The concept of Robotic Process Automation (RPA) has been bandied about for a while. But here our Healthcare IT specialist at Loadbalancer.org, Liam Canavan, explains why the massive backlog caused by Covid has led to a renewed interest in the topic.
Robotic Process Automation simulates user input to drive GUI applications, freeing up clinical staff from admin tasks, reducing human error, saving money, and allowing frontline staff to spend more time with patients. All of this is essential if overstretched healthcare services are to clear the waiting list backlog created by the pandemic.
A digital process management tool
Essentially RPA tools help organizations configure a script or 'bot', to mimic the execution of a human task e.g. analyzing data, executing a process, triggering a response, or communicating with other digital systems. This script, therefore, performs the same task a human would, on the same computer interface.
For example, in the world of RPA, bots could potentially reschedule and prioritize patient appointments, adding new details to the database and notifying patients. This would free up clinicians to 'get back out there', and do what they do best.
So far, RPA has delivered significant cost savings, with relatively low barriers to adoption. According to Gartner:
Half of U.S. healthcare providers will invest in Robotic Process Automation (RPA) in the next three years – up from 5% in 2020.
Examples of RPA application in healthcare settings
Check out the examples below for more context on how RPA is being applied in healthcare:
- NHS - Using RPA to achieve efficiency savings across Primary, Community, Secondary and Social Care
- Northampton General - Using RPA to manage oxygen flows
- General care centre in Europe - Using RPA to more effectively manage patient records and supply inventories
- Helsinki University Hospital - Using RPA to help employees automate routine processes and allocate more time to actual patient care
- Saudi German University - Using RPA to improve the patient experience
Benefits of RPA in healthcare
Some clear benefits of RPA implementation have therefore emerged:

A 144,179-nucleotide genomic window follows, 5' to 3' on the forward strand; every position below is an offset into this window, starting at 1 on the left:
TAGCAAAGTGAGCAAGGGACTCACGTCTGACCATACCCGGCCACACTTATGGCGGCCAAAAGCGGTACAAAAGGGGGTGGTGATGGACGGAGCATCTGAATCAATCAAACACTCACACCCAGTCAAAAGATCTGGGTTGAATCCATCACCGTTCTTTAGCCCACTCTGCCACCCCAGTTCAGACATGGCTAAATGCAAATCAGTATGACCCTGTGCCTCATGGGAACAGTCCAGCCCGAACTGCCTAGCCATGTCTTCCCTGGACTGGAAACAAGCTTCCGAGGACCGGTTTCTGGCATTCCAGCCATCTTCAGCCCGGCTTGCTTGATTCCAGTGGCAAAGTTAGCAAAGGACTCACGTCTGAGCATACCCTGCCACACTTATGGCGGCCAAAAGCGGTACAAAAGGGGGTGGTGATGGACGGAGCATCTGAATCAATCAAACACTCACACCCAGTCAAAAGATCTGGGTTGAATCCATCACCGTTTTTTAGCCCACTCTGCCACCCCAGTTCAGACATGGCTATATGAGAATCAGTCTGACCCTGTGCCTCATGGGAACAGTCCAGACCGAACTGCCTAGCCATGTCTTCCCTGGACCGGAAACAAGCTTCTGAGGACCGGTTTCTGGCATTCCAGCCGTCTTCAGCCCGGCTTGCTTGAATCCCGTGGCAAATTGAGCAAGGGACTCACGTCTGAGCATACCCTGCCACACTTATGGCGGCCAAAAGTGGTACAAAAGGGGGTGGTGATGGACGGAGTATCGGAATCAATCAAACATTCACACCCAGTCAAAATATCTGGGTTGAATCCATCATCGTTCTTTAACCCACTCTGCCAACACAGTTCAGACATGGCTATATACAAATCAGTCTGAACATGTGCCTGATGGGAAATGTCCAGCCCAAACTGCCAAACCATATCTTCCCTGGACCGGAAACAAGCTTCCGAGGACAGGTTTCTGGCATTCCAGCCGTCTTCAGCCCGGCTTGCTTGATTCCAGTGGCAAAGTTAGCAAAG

Studies show that RPA is empowering organizations to execute business processes 5-10 times faster – resulting in increased productivity and leading to improved staff and patient satisfaction. Bots automatically perform repetitive tasks and free resource time – allowing clinicians to attend to higher-value activities.
2.More efficient data management
RPA results in the effective and efficient management of financial, regulatory and operational data. Healthcare organizations applying RPA to their central database can benefit from increased data quality, reliability, and output consistency. Besides, data transfers during automated processes are always confidential, eliminating any human errors by design.
3.Streamlined regulatory processes and compliance
RPA helps assure compliance with data-related protocols and regulations such as GDPR (General Data Protection Regulation in the UK) and HIPAA (Health Insurance Portability and Accountability Act in the US). With RPA, healthcare regulatory processes can be automated – resulting in increased process accuracy, audibility, and high levels of compliance.
Bots operate 24/7 and at a fraction of the cost of a human employee. Therefore, for repetitive tasks that are prone to errors, RPA can be a great cost-saving solution. The technology can provide significant cost savings for healthcare organizations under pressure to reinvest in the delivery of better patient care.
By quickly accessing, acquiring, processing, and analyzing large volumes of data, RPA enables faster and more accurate decision-making, and potentially earlier diagnosis.
With a clear audit trail and logic, computers are not prone to errors in the same way as humans. Sadly, in medicine, human error is the cause of 250,000 deaths a year in the US.
The role of load balancers
Whether driven by a team of skilled clinicians or a fleet of bots, if a healthcare application experiences an outage then productivity is brought zero.
Hence RPA applications will only work if high availability is guaranteed. If the applications stop, the bots will no longer function, which could result in critical processes or data not reaching the frontline, potentially leading to compromised patient care.
Load balancers are most commonly deployed in active-passive pairs to solve this very problem. In the event of a system failure, the load balancer redirects all traffic to the redundant device, providing continuity and removing the need for scheduled downtime for maintenance. Therefore keeping critical healthcare applications and bots running 24/7.